Influence your Members’ Success for an Increased Lifetime Value
Improving fitness outcomes and the average lifetime value of a gym member
A gym is known as a place to go to exercise, which is easy when you want to do it but exceedingly difficult when you must go. And it is so often the case that members feel uninspired and dread the gym. When things get difficult in the motivation department, people start to fail at their goals. And when people aren’t successful, they tend to cancel memberships.
Imagine the changes you can make to boost your members’ experience, helping them flourish and recover from life and making your gym the place to go for wellness. In this blog we cover how you can influence your member’s success which will result in an increased average lifetime value of a gym member.
Consider what motivates members
In our webinar Where Motivation Gets Personal: Data Insights on Consumer Motivations, our panelists discuss the difference between extrinsic and intrinsic motivations. People are generally extrinsically motivated when they join a gym – they want to get their summer body ready, have an upcoming wedding, or must go back into the office and need their pants to fit again.
This is great for the gym but considering 50% of people will quit in the first 6 months, club operators and their staff need to tap into their members’ intrinsic motivations, or inherent satisfactions, to retain them. And what a better way to do so than when marketing to and onboarding a member. “If we start from the onboarding process and our imagery is two people walking together living healthier lives and really clearly defining what health and wellness is rather than fitness, I think we’re really going to go ahead and knock out a lot of those motivation factors,” said Lee Robinson, Director of North American Sales, ABC Fitness.
Most consumers just want to be active but when bombarded with images of ripped muscles and skinny bodies, they lose their motivation quickly when they don’t see the same results. Changing your imagery and helping them focus on what matters most to them in that moment can make a world of difference to your members.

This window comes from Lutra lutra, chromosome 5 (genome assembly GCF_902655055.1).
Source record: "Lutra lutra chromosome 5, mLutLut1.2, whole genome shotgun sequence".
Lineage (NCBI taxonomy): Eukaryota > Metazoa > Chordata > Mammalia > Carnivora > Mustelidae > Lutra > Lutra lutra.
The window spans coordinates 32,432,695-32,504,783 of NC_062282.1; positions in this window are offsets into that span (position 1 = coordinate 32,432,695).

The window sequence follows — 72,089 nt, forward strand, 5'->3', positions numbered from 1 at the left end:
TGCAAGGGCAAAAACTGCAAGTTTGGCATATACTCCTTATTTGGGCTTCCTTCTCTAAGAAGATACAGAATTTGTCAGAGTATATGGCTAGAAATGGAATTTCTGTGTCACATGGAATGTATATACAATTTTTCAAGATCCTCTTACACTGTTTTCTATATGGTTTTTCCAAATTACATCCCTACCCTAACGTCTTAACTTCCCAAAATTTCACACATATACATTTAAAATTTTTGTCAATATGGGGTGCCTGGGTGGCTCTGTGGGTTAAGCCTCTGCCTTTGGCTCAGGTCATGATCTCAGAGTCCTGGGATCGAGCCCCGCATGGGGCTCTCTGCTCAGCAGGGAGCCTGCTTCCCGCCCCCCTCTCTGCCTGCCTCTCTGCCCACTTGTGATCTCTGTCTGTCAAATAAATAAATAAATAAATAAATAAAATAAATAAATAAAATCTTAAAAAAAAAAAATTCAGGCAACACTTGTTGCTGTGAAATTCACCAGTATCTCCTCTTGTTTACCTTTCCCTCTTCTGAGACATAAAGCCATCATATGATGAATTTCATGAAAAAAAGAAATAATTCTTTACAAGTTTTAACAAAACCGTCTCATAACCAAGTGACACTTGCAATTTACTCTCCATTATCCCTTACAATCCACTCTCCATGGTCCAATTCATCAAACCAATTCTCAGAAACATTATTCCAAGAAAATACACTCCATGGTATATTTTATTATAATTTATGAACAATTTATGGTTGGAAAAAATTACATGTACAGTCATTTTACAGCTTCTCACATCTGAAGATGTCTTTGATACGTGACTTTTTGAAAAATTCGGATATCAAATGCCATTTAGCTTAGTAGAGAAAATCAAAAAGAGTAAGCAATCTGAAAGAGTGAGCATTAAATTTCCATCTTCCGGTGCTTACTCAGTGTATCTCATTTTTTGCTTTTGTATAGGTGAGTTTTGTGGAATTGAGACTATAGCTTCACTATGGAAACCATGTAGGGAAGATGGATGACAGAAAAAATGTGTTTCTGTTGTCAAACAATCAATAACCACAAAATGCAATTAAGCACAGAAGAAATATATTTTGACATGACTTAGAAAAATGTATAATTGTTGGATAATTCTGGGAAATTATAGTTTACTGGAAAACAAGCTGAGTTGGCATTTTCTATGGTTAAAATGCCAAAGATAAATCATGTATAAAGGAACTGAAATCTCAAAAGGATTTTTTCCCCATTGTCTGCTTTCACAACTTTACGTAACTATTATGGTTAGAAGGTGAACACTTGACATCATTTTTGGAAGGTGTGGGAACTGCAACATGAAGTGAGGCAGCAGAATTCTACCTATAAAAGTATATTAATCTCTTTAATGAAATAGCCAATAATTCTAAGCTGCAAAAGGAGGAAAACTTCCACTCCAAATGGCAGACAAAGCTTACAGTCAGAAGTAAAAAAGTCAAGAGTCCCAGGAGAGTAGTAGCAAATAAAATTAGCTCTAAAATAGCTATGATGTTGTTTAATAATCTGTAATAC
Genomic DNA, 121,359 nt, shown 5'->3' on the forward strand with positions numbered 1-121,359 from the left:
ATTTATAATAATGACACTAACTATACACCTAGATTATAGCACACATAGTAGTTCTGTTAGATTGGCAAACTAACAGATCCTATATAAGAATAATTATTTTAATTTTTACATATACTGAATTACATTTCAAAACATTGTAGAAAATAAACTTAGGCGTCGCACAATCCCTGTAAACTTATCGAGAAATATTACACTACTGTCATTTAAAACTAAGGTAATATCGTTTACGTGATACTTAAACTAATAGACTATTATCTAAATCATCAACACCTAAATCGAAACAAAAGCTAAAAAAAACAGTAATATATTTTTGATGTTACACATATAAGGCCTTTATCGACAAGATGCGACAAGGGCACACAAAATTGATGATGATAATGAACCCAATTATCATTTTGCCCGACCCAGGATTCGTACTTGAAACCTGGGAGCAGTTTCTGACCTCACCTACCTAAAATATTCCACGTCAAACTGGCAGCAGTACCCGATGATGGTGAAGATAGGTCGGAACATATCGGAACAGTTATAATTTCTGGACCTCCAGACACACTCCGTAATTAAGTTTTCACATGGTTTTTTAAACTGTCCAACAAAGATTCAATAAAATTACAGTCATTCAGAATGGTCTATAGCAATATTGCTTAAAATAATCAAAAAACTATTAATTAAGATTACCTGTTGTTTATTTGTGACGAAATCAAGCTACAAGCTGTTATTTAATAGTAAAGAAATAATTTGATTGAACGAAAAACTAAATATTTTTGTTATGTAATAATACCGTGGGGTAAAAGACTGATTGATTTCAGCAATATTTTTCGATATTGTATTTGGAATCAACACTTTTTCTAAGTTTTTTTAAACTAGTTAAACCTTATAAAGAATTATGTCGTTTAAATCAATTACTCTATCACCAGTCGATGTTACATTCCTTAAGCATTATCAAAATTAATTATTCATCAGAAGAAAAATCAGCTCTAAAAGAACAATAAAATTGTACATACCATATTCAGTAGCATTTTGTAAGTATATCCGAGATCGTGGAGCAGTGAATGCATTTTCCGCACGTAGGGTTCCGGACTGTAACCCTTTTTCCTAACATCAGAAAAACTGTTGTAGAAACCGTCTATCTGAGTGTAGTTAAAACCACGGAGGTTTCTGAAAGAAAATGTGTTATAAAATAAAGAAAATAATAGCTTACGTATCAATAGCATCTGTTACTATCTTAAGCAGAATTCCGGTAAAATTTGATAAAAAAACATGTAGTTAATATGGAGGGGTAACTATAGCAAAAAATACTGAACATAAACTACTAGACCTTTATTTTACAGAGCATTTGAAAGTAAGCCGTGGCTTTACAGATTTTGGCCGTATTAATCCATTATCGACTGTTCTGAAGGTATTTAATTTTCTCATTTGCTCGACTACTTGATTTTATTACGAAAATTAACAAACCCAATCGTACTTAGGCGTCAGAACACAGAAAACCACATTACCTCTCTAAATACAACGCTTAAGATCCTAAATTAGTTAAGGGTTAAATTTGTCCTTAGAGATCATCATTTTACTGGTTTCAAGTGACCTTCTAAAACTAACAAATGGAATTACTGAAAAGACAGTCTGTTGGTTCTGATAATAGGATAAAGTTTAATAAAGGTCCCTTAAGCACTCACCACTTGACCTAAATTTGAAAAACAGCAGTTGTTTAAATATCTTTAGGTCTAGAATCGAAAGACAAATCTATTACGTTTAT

Know where and how your members want to work out
During the pandemic, we saw an increase in outside and at-home fitness preferences over a health club or big-box gym and that trend is continuing to hold strong. Creating a hybrid experience allows members to maintain the exercises they are enjoying at home or on the go and supplement with workouts or classes at the gym. By doing so, you’re not only helping members build consistency and habits of working out on those days they can’t make it into the gym, but you’re providing multiple touchpoints to keep members engaged.
The trick with providing a hybrid approach is that each channel needs to be as high of quality as the in-person experience. Take shopping for example. The support you get from the sales associate should match the AI experience of their website. If you’ve purchased before, the site welcomes you and remembers the previous sizes and styles that were purchased. As you search for items, suggestions pop up of others you may like.
Just like shopping, your hybrid experience should be the same no matter where your members choose to workout. Considering adding a club branded app so members are consuming and paying for content from you rather than searching for it elsewhere.
Evaluate what a judgment free space means
As you take motivations into consideration in other aspects of your gym, one of the biggest successes could be to re-evaluate your gym space to see if improvements can be made. Survey your members to find out what works and what doesn’t. Spend time on the floor to see how members are working out. Do you see women collecting a few dumbbells and moving to a corner away from the free weights area? It might be time to establish a women only workout space. Do you see people looking around more than focusing on their workout? Maybe they feel like they’re in a fishbowl with too many eyes on them.
When Rainier Health and Fitness looked at how they can make their members more comfortable, they made intentional decisions about the type of machines and made changes around the gym. With very few mirrors in the facility and pictures of members and the community around the gym, Rainier successfully created a more inclusive, welcoming environment.
Understanding your members’ intrinsic motivations can help your gym become the center for building resilience and recovering from life. Help your members build the healthier lives they want and in turn, increase your membership, community, and lifetime value.
About the Author
Carly Miller is a Product Marketing Manager for ABC Fitness Solutions. You can catch her walking her dog, Elliot, or giving her trainer a dirty look when she’s told to do more lunges.